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Spelthorne

Spelthorne is located in Surrey in the south of England. It was created in 1918 and has been held by the Conservative party for all but 5 years since.

The current member of parliament is the Conservative party’s Kwasi Karteng, who has served since 2010.

2010 General Election Results (Adjusted for non-voters)
Spelthorne

For more information, click here to visit the Wikipedia article.

Candidates

Paul Couchman

Background
I have been an active trade unionist and socialist all of my adult life. I grew up on the council estates of Heston and Feltham. Going to Isleworth Grammar School taught me a lot about the class society we live in. I initially worked on the Railway lines between Feltham and Windsor as a permanent way track worker. I was a shop steward in the national union of railwaymen (NUR, now the RMT) by the time I was 17.I spent two years working for the anti-poll tax federation in Glasgow in my early twenties. Organising opposition to Thatcher’s hated poll tax and defending non-payers from bailiffs.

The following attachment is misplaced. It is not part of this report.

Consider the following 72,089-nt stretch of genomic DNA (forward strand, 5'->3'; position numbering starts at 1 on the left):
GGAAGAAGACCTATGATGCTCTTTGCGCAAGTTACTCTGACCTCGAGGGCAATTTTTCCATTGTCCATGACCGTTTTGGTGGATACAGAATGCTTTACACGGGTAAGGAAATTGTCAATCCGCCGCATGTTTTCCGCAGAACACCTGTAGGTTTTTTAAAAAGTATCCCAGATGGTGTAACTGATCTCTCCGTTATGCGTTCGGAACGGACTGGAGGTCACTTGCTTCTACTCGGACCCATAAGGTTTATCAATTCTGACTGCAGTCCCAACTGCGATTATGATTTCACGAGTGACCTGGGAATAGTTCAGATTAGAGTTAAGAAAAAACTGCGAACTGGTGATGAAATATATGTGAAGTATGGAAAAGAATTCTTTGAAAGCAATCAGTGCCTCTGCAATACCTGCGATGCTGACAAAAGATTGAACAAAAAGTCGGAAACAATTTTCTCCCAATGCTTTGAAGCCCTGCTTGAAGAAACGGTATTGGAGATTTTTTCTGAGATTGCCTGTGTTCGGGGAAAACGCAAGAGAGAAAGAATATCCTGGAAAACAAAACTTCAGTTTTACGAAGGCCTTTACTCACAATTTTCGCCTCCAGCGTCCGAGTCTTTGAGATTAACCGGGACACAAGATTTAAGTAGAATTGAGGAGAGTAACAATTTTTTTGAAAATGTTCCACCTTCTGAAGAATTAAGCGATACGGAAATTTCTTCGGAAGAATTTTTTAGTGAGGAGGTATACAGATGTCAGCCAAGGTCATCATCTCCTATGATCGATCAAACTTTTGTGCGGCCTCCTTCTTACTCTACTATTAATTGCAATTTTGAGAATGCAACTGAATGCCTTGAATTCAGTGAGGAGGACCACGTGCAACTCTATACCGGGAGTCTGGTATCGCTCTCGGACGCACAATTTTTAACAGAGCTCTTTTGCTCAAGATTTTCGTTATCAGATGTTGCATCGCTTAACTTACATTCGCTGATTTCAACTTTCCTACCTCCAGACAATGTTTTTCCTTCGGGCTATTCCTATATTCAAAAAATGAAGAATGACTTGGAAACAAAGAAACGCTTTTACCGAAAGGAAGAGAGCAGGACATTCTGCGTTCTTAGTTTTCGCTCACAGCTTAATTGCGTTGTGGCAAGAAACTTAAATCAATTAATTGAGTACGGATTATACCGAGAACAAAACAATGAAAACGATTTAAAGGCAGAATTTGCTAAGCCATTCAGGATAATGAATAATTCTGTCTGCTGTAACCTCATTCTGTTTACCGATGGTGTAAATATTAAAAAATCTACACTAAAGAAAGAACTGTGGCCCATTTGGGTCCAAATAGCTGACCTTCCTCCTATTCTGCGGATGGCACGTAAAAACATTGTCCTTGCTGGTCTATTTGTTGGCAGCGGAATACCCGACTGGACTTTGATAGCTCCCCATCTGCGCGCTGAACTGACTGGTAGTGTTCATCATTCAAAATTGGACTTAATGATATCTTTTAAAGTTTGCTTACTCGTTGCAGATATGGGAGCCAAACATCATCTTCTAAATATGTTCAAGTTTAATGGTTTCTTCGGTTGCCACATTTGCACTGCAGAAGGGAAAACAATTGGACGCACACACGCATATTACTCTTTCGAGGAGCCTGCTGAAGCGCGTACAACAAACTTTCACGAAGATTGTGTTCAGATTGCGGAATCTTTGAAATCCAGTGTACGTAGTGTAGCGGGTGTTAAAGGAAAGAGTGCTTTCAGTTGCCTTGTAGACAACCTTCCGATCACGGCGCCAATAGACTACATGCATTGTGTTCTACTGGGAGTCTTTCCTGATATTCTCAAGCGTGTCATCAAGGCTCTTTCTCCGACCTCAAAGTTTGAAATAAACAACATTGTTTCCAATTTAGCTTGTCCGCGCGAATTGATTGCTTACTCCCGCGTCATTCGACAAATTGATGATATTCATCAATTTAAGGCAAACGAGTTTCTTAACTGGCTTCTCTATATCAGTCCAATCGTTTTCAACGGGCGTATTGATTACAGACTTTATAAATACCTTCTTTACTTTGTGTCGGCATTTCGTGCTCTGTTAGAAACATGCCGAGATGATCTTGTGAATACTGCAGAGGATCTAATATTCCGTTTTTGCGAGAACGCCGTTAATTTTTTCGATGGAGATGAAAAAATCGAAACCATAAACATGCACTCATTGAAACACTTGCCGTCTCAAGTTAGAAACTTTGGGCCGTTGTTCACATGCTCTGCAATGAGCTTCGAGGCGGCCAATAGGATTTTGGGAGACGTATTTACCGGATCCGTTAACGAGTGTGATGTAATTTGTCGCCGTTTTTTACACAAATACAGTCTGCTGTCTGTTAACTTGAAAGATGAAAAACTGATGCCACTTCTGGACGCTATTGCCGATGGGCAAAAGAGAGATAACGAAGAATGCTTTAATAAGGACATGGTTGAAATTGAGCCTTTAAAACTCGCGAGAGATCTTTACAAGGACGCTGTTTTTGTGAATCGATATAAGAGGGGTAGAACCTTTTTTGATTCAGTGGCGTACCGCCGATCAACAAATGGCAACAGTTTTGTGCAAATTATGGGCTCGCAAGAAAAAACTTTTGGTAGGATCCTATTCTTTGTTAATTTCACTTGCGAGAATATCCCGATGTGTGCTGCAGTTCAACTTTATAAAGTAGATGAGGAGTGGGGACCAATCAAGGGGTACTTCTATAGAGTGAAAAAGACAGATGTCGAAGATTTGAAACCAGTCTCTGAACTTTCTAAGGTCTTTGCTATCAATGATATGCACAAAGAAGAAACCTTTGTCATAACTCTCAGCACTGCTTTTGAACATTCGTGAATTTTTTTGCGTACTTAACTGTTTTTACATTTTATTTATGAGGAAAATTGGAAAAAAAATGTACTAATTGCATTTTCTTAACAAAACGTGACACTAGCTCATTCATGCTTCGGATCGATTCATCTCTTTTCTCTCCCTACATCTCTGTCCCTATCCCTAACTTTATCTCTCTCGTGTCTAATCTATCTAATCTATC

I have been active in the disabled peoples direct action network (DAN) campaigning for accessible public transport.

I work with adults with learning difficulties. For the past 16 years I have been an activist in UNISON, the public sector union. I have been the full time secretary of Surrey County UNISON branch for the last seven years, representing 5,000 public sector workers in Surrey.

I was instrumental in setting up Save Our Services in Surrey and developing local campaigns to defend jobs and services. Most notably Spelthorne Fire Stations. See more at www.sosis.org.uk.

I live in Ashford. I am happily married to the amazing Helen Couchman and a proud grandfather to Daisy, Jack and Violet. I am a member of the Socialist Party www.socialistparty.org.uk.

1. What do you plan to do in order to make sure you remain ‘in touch’ with the electorate?